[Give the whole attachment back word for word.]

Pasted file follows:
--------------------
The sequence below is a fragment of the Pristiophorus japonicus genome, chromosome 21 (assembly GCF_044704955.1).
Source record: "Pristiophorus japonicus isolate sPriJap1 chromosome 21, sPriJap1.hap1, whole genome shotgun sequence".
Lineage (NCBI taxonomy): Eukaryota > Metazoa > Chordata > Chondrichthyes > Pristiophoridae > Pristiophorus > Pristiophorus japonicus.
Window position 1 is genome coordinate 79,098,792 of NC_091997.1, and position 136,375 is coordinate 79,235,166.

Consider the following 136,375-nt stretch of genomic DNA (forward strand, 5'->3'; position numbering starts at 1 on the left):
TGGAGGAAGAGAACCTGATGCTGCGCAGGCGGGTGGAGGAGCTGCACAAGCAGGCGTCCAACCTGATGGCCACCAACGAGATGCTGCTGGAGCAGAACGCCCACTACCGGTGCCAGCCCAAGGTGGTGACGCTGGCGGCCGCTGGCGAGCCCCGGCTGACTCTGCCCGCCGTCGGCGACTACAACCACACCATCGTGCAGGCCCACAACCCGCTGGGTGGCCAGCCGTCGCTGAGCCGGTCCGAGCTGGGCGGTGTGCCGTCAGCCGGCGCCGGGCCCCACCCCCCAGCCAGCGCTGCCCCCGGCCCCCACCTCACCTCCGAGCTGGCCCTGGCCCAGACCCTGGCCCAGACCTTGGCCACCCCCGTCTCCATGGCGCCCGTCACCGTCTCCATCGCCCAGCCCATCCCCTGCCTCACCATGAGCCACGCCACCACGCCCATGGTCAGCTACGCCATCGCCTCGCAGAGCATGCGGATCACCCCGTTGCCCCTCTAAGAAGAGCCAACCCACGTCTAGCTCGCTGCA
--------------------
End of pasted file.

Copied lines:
The sequence below is a fragment of the Pristiophorus japonicus genome, chromosome 21 (assembly GCF_044704955.1).
Source record: "Pristiophorus japonicus isolate sPriJap1 chromosome 21, sPriJap1.hap1, whole genome shotgun sequence".
Lineage (NCBI taxonomy): Eukaryota > Metazoa > Chordata > Chondrichthyes > Pristiophoridae > Pristiophorus > Pristiophorus japonicus.
Window position 1 is genome coordinate 79,098,792 of NC_091997.1, and position 136,375 is coordinate 79,235,166.

Consider the following 136,375-nt stretch of genomic DNA (forward strand, 5'->3'; position numbering starts at 1 on the left):
TGGAGGAAGAGAACCTGATGCTGCGCAGGCGGGTGGAGGAGCTGCACAAGCAGGCGTCCAACCTGATGGCCACCAACGAGATGCTGCTGGAGCAGAACGCCCACTACCGGTGCCAGCCCAAGGTGGTGACGCTGGCGGCCGCTGGCGAGCCCCGGCTGACTCTGCCCGCCGTCGGCGACTACAACCACACCATCGTGCAGGCCCACAACCCGCTGGGTGGCCAGCCGTCGCTGAGCCGGTCCGAGCTGGGCGGTGTGCCGTCAGCCGGCGCCGGGCCCCACCCCCCAGCCAGCGCTGCCCCCGGCCCCCACCTCACCTCCGAGCTGGCCCTGGCCCAGACCCTGGCCCAGACCTTGGCCACCCCCGTCTCCATGGCGCCCGTCACCGTCTCCATCGCCCAGCCCATCCCCTGCCTCACCATGAGCCACGCCACCACGCCCATGGTCAGCTACGCCATCGCCTCGCAGAGCATGCGGATCACCCCGTTGCCCCTCTAAGAAGAGCCAACCCACGTCTAGCTCGCTGCA